Super Meat Boy Forever Review – Different Isn’t Always Bad

The Same Great Steak, Cooked Differently

10 years after the original release of Super Meat Boy on Xbox Live Arcade, Team Meat has finally released the long-awaited sequel, Super Meat Boy Forever. Forever being an appropriate name to sum up the game as it felt like it took forever to release, but finally, here we are with the game in hand ready to die over and over again. Super Meat Boy Forever has a lot of similarities to the original game, but also some major differences–some of which have turned fans of the original off from the game all together, but we’ll get to that soon.

For starters, Super Meat Boy Forever is a direct sequel to Super Meat Boy. In the previous title, players had to play as Meat Boy as he attempted to save his girlfriend, Bandage Girl from the evil Dr. Fetus. Super Meat Boy Forever picks up some time later with Meat Boy and Bandage Girl having a lovely little picnic with their baby, Nugget. That is until little Nugget is kidnapped by, you guessed it, Dr. Fetus! Now it is up to the two parents to take on challenge after challenge in hopes of rescuing Nugget from their arch foe.

While the story may appear to be super basic and extremely similar to Super Meat Boy‘s plot–which is already a parody of Super Mario Bros. in and of itself, the plot is actually fairly nuanced and captivating. Side characters are introduced through the boss battles present at the end of each world–more on these later–all of which have a tangible impact on the plot’s progression, and while none of them actually speak, the characters are layered and loveable. The ending even had me feeling sympathy for Dr. Fetus himself, amongst many other unexpected emotions. The surprisingly well written storyline is only made better by the addition of the incredibly well animated and comedic cutscenes.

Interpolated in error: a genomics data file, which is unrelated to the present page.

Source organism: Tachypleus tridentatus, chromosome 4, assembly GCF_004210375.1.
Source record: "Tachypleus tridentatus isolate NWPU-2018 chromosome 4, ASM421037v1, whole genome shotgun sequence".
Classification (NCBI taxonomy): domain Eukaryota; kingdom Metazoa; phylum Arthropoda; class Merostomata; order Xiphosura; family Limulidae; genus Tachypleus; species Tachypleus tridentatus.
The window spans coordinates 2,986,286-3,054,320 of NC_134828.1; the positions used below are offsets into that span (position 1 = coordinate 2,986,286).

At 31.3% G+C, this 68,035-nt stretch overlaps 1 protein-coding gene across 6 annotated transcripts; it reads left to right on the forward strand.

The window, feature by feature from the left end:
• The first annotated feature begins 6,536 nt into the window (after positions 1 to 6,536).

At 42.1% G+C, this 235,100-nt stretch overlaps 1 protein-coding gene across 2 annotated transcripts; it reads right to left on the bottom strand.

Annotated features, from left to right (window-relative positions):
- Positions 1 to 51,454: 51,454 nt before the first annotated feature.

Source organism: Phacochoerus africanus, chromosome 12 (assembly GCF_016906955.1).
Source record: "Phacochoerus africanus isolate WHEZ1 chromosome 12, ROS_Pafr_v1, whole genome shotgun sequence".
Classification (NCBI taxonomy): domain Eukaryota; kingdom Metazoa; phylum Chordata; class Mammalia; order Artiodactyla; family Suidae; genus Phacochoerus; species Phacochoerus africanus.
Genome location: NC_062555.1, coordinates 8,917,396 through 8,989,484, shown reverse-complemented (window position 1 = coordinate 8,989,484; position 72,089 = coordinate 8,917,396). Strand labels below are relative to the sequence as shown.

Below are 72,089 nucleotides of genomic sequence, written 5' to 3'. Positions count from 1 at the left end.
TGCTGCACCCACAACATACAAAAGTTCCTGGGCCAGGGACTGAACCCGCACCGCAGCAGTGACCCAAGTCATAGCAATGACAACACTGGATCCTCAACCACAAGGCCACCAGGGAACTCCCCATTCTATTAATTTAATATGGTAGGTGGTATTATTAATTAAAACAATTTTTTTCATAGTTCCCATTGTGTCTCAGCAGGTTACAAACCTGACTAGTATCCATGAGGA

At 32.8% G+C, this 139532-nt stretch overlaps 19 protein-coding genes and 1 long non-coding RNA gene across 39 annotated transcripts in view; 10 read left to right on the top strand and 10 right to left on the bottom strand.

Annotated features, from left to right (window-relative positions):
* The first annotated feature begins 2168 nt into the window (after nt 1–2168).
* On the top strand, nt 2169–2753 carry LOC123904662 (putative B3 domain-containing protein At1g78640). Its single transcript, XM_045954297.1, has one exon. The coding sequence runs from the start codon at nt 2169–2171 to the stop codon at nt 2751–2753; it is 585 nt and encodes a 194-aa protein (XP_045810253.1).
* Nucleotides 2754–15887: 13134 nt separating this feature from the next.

A Love Letter to the Original

The story mode takes you through 5 different worlds, each consisting of 6 levels and a boss. Aside from the boss battles and the few tutorial levels included at the beginning of the game, each of the levels available for you to beat are randomly selected from a pool of thousands–literally 7000 potential levels according to the game’s Steam page description.